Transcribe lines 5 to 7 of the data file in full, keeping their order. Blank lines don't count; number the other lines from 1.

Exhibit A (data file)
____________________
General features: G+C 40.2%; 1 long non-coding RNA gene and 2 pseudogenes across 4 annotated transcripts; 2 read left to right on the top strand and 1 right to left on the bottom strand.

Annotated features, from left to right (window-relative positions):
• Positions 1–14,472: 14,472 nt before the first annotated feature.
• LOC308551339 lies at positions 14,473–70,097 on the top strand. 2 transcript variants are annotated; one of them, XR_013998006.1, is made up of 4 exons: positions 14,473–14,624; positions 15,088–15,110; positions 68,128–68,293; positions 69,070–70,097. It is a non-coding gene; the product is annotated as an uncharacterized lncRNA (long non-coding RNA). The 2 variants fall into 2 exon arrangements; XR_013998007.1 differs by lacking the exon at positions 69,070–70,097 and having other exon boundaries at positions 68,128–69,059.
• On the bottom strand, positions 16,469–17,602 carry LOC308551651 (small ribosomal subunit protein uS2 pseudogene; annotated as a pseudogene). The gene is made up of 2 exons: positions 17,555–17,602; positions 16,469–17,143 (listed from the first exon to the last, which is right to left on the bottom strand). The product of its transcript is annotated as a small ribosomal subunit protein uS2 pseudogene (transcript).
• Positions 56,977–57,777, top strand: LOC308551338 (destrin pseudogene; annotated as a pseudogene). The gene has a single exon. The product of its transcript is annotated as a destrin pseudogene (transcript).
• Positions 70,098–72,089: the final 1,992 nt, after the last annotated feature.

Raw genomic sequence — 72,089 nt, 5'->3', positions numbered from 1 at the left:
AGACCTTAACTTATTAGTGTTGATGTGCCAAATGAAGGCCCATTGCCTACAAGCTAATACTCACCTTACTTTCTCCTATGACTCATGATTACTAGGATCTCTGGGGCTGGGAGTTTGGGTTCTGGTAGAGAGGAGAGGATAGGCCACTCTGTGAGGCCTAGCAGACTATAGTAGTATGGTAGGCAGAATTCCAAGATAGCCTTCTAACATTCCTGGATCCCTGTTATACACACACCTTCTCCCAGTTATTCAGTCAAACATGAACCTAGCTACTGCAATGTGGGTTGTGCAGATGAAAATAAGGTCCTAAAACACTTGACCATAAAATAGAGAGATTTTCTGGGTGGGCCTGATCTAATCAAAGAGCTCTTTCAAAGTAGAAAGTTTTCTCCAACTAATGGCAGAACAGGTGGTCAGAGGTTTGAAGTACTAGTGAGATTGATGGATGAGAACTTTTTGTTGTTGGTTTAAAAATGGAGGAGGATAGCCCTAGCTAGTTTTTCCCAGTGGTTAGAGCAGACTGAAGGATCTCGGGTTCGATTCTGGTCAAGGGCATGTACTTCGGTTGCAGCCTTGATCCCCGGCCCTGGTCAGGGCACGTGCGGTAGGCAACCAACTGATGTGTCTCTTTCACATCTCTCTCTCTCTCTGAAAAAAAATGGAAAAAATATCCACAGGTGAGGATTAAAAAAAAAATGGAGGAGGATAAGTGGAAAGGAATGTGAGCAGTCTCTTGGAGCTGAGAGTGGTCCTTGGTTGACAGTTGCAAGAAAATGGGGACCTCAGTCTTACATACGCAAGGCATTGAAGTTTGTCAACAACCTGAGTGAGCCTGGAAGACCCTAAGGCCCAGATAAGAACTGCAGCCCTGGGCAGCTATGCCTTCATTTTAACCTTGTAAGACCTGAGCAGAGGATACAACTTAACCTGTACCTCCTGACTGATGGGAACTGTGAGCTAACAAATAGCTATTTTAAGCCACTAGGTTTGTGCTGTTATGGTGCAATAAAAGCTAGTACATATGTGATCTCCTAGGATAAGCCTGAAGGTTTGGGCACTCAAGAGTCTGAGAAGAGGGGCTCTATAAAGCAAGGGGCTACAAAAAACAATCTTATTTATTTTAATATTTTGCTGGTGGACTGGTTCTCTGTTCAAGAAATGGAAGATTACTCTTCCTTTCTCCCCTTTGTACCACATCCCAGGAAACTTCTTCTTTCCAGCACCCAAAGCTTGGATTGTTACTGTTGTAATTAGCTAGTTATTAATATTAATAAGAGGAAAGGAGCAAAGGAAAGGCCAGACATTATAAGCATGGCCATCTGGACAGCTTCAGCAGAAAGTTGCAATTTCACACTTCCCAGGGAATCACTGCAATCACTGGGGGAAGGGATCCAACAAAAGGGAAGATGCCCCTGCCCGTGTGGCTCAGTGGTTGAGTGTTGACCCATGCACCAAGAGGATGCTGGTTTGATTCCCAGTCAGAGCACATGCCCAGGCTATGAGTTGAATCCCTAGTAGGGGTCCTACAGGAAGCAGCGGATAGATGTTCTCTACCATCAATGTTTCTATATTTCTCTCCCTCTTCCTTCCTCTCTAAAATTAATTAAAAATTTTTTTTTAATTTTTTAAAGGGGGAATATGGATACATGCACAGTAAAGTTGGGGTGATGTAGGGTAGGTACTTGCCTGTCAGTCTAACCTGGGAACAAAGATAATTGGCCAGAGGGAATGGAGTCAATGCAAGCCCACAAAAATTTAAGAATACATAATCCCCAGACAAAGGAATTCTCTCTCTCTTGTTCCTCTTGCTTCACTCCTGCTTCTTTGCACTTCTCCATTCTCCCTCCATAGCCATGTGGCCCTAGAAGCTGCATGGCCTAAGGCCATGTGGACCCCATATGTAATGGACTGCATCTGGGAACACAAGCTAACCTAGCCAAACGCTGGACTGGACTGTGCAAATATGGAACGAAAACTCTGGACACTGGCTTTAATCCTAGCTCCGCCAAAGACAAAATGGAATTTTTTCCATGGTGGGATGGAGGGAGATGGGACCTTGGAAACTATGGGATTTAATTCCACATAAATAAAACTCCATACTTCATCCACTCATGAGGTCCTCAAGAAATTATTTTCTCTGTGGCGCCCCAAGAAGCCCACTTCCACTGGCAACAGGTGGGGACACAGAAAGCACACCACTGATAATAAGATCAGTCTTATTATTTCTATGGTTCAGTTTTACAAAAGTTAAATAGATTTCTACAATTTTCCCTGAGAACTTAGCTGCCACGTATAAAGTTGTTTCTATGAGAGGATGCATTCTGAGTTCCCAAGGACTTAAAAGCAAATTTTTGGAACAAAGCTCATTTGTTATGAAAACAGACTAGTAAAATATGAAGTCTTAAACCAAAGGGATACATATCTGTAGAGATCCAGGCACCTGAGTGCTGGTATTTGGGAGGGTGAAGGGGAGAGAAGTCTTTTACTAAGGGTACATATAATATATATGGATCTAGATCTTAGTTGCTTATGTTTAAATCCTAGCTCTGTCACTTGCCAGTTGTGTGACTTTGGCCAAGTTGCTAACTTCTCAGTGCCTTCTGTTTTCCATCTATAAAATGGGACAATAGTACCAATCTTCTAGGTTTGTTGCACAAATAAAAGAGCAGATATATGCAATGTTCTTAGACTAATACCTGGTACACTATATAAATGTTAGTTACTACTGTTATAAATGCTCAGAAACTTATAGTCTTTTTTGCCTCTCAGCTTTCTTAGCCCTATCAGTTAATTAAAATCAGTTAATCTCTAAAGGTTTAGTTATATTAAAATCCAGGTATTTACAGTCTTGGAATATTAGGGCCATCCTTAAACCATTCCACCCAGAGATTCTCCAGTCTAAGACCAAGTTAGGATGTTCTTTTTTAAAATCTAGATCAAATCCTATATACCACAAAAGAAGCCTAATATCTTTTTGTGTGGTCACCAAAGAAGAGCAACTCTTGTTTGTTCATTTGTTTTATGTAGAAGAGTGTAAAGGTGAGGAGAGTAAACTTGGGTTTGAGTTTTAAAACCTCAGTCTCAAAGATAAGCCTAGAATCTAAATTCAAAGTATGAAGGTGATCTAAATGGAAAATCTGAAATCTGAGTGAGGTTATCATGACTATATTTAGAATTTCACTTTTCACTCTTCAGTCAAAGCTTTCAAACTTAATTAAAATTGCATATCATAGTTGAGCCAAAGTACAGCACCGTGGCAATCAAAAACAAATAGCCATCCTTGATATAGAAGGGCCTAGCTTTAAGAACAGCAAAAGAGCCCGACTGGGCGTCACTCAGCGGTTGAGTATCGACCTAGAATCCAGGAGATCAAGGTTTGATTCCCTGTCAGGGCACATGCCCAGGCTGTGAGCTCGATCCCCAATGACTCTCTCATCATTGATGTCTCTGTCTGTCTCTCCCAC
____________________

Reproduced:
• On the bottom strand, positions 16,469–17,602 carry LOC308551651 (small ribosomal subunit protein uS2 pseudogene; annotated as a pseudogene). The gene is made up of 2 exons: positions 17,555–17,602; positions 16,469–17,143 (listed from the first exon to the last, which is right to left on the bottom strand). The product of its transcript is annotated as a small ribosomal subunit protein uS2 pseudogene (transcript).
• Positions 56,977–57,777, top strand: LOC308551338 (destrin pseudogene; annotated as a pseudogene). The gene has a single exon. The product of its transcript is annotated as a destrin pseudogene (transcript).
• Positions 70,098–72,089: the final 1,992 nt, after the last annotated feature.